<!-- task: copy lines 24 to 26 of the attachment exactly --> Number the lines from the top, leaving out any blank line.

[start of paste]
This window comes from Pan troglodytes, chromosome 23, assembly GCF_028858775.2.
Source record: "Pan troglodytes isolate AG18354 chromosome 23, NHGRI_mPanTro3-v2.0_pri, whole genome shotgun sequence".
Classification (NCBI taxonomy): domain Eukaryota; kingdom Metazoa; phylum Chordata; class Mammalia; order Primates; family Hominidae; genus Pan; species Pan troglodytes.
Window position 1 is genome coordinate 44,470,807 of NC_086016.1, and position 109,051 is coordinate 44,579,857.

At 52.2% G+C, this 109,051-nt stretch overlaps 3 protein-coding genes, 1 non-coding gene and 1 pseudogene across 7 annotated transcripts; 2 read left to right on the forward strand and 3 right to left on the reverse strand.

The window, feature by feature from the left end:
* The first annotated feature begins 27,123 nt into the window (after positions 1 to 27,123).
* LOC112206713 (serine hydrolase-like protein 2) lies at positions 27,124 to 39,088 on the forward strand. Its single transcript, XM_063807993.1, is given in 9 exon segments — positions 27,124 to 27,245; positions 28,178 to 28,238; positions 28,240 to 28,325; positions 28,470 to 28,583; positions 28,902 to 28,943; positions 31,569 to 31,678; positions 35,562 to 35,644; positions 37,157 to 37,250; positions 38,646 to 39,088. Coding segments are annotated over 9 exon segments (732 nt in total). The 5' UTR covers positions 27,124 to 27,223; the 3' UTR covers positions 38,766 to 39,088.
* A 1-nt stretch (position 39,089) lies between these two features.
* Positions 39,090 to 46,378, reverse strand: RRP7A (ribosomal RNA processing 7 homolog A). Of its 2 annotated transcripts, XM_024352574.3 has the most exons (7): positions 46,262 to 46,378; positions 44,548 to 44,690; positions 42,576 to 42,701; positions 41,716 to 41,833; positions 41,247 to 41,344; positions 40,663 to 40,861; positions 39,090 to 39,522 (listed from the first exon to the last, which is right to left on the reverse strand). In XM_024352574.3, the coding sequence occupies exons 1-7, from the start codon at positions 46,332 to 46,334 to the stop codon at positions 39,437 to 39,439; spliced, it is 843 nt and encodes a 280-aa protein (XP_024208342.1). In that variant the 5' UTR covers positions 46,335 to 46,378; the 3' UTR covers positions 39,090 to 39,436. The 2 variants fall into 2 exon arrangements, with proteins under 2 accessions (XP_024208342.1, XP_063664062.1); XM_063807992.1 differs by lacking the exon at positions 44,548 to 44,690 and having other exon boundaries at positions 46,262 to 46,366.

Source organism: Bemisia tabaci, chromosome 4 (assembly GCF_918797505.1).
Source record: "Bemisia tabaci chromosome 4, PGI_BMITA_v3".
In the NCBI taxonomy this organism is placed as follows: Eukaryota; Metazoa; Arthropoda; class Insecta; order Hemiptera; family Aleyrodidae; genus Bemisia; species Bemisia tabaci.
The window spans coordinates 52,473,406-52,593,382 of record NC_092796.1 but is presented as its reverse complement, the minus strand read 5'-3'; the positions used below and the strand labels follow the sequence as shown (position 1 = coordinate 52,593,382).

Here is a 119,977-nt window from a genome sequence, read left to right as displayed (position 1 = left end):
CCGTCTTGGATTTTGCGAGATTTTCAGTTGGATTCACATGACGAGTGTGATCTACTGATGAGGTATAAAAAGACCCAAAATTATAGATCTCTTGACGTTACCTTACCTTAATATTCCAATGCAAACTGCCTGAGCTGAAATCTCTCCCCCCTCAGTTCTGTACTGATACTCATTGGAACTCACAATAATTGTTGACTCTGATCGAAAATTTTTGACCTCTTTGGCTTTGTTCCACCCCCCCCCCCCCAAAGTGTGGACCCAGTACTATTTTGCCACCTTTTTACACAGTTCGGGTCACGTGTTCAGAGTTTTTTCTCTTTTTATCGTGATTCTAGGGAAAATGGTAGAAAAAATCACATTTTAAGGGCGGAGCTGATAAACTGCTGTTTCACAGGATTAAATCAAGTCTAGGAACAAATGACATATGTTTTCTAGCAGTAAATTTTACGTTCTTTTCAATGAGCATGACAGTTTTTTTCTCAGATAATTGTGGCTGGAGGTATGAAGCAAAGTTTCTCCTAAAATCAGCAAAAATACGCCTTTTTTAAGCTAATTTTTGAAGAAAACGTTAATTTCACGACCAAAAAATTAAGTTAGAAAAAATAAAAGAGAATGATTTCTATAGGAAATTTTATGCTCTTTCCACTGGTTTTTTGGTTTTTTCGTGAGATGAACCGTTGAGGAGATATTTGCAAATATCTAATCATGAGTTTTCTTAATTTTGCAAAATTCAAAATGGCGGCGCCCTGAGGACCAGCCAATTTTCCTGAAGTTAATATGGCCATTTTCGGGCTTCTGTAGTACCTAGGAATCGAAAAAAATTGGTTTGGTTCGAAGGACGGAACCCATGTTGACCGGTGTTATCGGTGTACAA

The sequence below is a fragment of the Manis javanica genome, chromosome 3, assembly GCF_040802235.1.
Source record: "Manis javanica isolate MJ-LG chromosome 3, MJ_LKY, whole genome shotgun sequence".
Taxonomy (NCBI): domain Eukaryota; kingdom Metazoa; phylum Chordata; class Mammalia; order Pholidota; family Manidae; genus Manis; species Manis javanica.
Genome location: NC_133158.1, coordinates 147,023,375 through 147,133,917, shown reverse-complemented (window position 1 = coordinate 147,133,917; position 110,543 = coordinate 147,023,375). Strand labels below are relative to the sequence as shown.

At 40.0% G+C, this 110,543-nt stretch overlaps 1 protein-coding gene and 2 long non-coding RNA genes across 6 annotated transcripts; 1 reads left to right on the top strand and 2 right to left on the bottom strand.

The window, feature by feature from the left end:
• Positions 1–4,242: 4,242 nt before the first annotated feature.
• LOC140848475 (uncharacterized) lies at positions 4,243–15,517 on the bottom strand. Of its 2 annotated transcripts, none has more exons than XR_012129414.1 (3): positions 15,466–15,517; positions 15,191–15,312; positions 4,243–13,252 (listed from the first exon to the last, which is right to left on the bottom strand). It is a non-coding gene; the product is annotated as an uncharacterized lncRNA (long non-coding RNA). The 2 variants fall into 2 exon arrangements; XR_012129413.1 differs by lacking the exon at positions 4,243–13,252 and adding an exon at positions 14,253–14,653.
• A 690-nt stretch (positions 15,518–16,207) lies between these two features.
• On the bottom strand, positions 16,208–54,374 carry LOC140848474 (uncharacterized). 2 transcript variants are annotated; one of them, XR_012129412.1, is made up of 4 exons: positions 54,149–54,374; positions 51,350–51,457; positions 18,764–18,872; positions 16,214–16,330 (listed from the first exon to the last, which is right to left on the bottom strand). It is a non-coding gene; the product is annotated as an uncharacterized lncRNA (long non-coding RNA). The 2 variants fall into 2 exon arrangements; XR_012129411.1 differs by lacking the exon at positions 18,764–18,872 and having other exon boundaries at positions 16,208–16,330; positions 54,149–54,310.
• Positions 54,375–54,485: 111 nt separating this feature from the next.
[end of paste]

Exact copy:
• LOC140848475 (uncharacterized) lies at positions 4,243–15,517 on the bottom strand. Of its 2 annotated transcripts, none has more exons than XR_012129414.1 (3): positions 15,466–15,517; positions 15,191–15,312; positions 4,243–13,252 (listed from the first exon to the last, which is right to left on the bottom strand). It is a non-coding gene; the product is annotated as an uncharacterized lncRNA (long non-coding RNA). The 2 variants fall into 2 exon arrangements; XR_012129413.1 differs by lacking the exon at positions 4,243–13,252 and adding an exon at positions 14,253–14,653.
• A 690-nt stretch (positions 15,518–16,207) lies between these two features.
• On the bottom strand, positions 16,208–54,374 carry LOC140848474 (uncharacterized). 2 transcript variants are annotated; one of them, XR_012129412.1, is made up of 4 exons: positions 54,149–54,374; positions 51,350–51,457; positions 18,764–18,872; positions 16,214–16,330 (listed from the first exon to the last, which is right to left on the bottom strand). It is a non-coding gene; the product is annotated as an uncharacterized lncRNA (long non-coding RNA). The 2 variants fall into 2 exon arrangements; XR_012129411.1 differs by lacking the exon at positions 18,764–18,872 and having other exon boundaries at positions 16,208–16,330; positions 54,149–54,310.